Anyone that’s been around anime for a given amount of time should be familiar with the OS-tans. For those that aren’t, OS-tans are the cute, female personifications of computer software, from browsers, to operating systems (hence the name). While most developers and manufacturers accept them for what they are, they rarely give the phenomenon more than a passing glance. Microsoft, though, decided that it would be best to not only accept, but to embrace the idea of the OS-tan.
Beginning with Windows 7, Microsoft has begun crafting their own OS-tans for the Japanese market. They began with Windows 7, in a slick video that introduced the world to Madobe Nanami.
However, with the advent Internet Explorer 10, the company’s gone above and beyond their previous efforts. At this year’s Anime Festival Asia, the company introduced the world to Inori Aizawa, an embodiment of the company’s flagship browser. She made the scene with a gorgeous video that sees the girl taking on a magical girl persona, as she lays waste to threats big and small. Microsoft has disallowed the embed of the video, but that hasn’t stopped gif makers from doing their thing!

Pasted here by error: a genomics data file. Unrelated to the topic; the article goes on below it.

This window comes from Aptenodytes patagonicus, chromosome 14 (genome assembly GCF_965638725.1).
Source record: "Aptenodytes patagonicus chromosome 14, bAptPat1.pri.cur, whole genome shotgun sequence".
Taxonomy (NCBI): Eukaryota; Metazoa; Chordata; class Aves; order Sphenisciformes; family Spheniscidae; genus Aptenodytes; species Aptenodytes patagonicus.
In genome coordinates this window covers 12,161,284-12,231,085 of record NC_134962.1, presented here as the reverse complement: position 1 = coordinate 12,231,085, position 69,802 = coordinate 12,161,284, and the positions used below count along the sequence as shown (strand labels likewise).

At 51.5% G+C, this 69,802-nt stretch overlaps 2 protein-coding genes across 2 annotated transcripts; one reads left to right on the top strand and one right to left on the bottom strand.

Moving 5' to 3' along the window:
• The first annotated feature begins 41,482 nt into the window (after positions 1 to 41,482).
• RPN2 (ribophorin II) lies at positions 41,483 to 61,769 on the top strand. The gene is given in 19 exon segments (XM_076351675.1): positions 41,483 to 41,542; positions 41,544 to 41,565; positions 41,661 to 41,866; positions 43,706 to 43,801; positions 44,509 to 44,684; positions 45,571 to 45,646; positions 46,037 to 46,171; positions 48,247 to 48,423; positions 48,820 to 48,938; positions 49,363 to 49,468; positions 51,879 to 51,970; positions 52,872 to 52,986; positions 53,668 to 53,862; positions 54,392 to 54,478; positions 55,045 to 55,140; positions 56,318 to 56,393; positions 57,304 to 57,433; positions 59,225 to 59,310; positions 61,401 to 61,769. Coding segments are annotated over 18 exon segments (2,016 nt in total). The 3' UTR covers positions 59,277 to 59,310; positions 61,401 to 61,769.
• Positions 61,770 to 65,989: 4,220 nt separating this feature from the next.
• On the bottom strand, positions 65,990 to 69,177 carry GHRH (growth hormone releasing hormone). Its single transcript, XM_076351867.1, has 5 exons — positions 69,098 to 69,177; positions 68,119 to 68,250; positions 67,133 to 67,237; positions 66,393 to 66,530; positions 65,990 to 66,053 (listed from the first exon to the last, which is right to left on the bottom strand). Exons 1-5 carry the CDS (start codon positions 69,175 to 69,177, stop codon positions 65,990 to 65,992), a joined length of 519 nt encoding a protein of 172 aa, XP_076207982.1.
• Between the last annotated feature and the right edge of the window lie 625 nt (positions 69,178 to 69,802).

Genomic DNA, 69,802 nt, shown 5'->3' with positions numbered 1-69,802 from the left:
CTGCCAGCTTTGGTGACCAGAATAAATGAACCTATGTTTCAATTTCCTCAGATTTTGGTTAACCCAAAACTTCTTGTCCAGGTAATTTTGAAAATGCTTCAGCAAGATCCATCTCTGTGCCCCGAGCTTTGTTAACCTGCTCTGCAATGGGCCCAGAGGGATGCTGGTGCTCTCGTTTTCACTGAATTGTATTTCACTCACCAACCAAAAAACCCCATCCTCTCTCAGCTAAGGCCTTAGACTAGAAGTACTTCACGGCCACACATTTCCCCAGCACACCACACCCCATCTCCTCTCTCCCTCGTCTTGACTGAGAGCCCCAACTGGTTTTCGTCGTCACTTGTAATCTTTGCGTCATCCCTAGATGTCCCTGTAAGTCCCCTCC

On top of this, the company’s started a Facebook page for the character, that’s absolutely riddled with self-deprecating humor. The most recent post as of press time is as follows:
Hey everyone! My name is Inori and you can think of me as a personification of Internet Explorer.
When I was younger, I used to be a clumsy, slow and awkward girl.
However, just like the story of ugly duckling, people told me that I have really matured and changed over the years. I feel confident in my abilities now, and I’m eager to show you what I can do.
Why don’t you get to know me a little better?
The company will roll out a browser theme based on the character in the near future. For now, they’re directing users to a preview page, so users can “get used to the experience.”
Those that don’t use Internet Explorer, though, will be greeted with an adorable crying Inori.
Is it crazy? Absolutely! But I have to admit, it’s a nifty marketing idea for the company.